They also include California, where Haley raised money and rallied this week. Republicans there changed the primary rules at their 2023 convention to award every delegate to a candidate who wins a majority of the vote, instead of allowing candidates to go district by district to hunt for votes.

Another 252 Super Tuesday delegates will come in states where a candidate who finishes over 50% in a congressional district wins every delegate on offer there, in addition to winning every statewide “at-large delegate” with a majority of the statewide vote.

And from mid-March on, the majority of delegates are awarded in winner-take-all states. So without another candidate to cut into Trump’s share of the vote, Haley needs to start winning states outright, and fast.

Haley spoke about her narrow pathway to victory in an interview this week on NBC’s “TODAY” show. Pushed to say which states she believes she can win, she didn’t name one. Instead, she pivoted to her argument that the race is about the long haul and scrapping for delegates.

“You need 1,215 delegates. Coming out of New Hampshire, he had 32, I had 17,” she said. “We’ve got multiple states after South Carolina — within 10 days, we’re going to have hit 20 states. Let it happen.

“Don’t discount that I defeated a dozen fellas,” Haley continued. “Don’t discount that I ended up with 20% in Iowa when y’all said I wouldn’t make it. Don’t discount that I got 43% New Hampshire, and don’t discount me now.”

“Why would I get out as long as we keep it competitive?” she added.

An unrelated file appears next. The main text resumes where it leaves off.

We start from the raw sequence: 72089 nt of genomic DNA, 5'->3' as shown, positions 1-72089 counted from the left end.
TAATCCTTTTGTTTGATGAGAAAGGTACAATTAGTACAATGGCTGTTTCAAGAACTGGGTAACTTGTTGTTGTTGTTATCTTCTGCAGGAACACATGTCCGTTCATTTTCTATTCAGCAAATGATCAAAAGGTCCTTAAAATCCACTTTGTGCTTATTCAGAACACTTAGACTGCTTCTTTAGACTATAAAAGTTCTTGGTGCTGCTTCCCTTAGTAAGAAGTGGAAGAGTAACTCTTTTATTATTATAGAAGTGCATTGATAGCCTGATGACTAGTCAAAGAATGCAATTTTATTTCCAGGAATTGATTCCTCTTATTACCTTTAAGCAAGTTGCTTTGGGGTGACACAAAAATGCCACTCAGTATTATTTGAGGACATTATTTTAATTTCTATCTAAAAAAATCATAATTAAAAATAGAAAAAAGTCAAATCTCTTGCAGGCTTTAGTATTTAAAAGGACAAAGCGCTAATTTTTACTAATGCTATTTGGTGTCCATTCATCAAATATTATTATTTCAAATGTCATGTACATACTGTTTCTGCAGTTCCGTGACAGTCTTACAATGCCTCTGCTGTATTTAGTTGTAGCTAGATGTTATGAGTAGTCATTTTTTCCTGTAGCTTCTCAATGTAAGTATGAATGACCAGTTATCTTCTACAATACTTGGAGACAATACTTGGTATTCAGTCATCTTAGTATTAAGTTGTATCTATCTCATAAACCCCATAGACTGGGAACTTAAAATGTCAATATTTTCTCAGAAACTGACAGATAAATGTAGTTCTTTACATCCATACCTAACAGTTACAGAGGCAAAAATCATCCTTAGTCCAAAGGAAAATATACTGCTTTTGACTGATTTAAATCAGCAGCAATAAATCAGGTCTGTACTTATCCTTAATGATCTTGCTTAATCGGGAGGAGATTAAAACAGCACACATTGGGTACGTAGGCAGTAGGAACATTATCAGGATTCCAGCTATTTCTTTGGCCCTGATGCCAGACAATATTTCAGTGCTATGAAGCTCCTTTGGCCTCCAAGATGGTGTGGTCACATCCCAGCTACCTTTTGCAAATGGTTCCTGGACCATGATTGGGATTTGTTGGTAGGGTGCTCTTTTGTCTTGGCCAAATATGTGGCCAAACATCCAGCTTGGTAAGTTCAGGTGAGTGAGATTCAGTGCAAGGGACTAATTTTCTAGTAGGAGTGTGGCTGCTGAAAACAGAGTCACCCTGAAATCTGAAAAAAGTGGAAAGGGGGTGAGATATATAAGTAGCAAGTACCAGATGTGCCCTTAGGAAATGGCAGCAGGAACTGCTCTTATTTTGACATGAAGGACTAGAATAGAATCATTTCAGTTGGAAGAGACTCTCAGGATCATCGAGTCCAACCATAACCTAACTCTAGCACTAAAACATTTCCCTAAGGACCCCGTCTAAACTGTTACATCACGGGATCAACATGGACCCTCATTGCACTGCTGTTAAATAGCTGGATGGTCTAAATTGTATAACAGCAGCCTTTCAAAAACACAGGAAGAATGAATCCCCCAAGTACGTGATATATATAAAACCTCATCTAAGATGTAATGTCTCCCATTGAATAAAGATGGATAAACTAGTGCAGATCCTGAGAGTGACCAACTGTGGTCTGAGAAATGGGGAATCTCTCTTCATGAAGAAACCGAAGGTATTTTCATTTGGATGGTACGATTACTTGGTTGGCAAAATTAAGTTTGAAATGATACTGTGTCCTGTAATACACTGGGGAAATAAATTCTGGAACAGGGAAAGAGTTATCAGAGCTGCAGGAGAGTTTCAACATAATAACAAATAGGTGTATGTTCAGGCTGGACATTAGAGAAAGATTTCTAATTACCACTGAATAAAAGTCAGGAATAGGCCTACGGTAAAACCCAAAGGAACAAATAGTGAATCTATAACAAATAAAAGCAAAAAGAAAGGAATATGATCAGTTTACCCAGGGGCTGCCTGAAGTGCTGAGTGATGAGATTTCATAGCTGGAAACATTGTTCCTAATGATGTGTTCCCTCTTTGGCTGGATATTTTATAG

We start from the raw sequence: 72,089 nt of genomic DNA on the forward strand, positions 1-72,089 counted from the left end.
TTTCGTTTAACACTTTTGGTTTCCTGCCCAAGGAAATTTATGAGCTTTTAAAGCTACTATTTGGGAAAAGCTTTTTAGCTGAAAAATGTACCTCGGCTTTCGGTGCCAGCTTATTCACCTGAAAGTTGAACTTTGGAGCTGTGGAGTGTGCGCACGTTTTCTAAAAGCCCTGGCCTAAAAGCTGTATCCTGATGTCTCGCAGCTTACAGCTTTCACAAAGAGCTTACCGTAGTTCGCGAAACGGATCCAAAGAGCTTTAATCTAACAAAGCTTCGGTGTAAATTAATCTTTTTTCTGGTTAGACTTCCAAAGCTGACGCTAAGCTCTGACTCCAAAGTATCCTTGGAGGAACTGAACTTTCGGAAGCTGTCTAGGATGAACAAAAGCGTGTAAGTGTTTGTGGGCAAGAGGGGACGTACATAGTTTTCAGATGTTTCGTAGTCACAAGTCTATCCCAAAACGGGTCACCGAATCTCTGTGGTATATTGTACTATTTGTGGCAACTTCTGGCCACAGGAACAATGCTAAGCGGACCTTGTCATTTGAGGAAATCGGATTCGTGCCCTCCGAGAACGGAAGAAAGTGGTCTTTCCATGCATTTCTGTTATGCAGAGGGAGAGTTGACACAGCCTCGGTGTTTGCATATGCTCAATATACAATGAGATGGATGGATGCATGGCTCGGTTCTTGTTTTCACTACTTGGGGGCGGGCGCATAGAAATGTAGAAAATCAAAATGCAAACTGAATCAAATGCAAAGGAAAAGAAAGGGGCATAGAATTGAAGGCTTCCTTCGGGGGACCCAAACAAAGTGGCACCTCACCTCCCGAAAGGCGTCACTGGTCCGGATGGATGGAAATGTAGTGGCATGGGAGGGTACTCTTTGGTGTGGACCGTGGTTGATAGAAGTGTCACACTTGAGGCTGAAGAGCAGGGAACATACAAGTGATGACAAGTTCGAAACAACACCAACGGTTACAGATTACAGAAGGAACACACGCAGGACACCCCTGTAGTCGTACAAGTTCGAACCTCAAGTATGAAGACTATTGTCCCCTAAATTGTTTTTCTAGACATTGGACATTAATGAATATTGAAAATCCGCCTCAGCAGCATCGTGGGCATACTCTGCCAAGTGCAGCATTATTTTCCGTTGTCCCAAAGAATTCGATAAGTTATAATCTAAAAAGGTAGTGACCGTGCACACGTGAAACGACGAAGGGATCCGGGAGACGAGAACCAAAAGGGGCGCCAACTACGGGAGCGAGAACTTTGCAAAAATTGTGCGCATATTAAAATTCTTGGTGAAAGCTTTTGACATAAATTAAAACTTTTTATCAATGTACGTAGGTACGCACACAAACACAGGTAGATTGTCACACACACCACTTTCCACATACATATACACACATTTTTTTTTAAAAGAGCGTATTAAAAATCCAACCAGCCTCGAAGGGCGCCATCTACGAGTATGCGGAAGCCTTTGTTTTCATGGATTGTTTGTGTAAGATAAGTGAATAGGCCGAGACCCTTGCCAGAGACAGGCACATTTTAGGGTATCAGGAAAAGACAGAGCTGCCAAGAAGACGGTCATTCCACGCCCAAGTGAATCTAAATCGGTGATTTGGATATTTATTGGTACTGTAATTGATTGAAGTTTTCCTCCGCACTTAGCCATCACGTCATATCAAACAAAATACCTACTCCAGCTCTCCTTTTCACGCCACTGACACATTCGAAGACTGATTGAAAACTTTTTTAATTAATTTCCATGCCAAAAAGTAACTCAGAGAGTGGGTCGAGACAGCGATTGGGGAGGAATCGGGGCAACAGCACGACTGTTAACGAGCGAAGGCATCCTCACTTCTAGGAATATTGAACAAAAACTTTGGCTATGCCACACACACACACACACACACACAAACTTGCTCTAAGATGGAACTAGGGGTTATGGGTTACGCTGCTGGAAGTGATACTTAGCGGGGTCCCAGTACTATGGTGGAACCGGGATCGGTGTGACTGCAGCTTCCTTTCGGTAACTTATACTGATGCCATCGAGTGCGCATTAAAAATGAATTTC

But those winner-take-all thresholds could prove fatal to that strategy. GOP nominating contests have always featured a healthy number of states with those kinds of rules, but more have shifted that way since Trump first ran in 2016. Since then, party organizations in more than a quarter of the state and territorial contests have changed their rules to be more “front-runner friendly,” in the words of Putnam.

And Trump continues to hold major sway with the majority of GOP primary voters. An NBC News poll released last week found that 79% of GOP primary voters said they preferred Trump over Haley in a hypothetical presidential nominating contest. Fully 61% said Trump should remain the party’s leader. It’s among those voters that she needs to find a path to a majority.

Haley allies know it’s a tough road ahead, but they choose to see the ongoing delegate grab bag not as the polls show the race currently but as it could be. It’s one reason she has upped her rhetoric about Trump in recent weeks — blasting him as “unhinged” and “not qualified to be the president of the United States.”

“Sure, if you assume the numbers today, then yeah, it’s not much of a path,” a Haley ally, speaking on condition of anonymity, told NBC News. “But that’s why we run campaigns.

“We only have to look back four years to see someone who did this exact thing,” the ally added, referring to Joe Biden’s turning around his political fortunes with a dominant performance in South Carolina’s primary after poor performances in the first three Democratic nominating contests in 2020.

But the comparison misses at least one major difference between the GOP and Democratic contests: Democrats award all their delegates proportionally to candidates who hit at least 15% of the vote, which makes it harder for second-place candidates to quickly fall out of the mix in terms of delegates if they’re still winning significant shares of the popular vote state by state.

Here and now, it’s Haley and Trump alone, competing according to the GOP’s rules.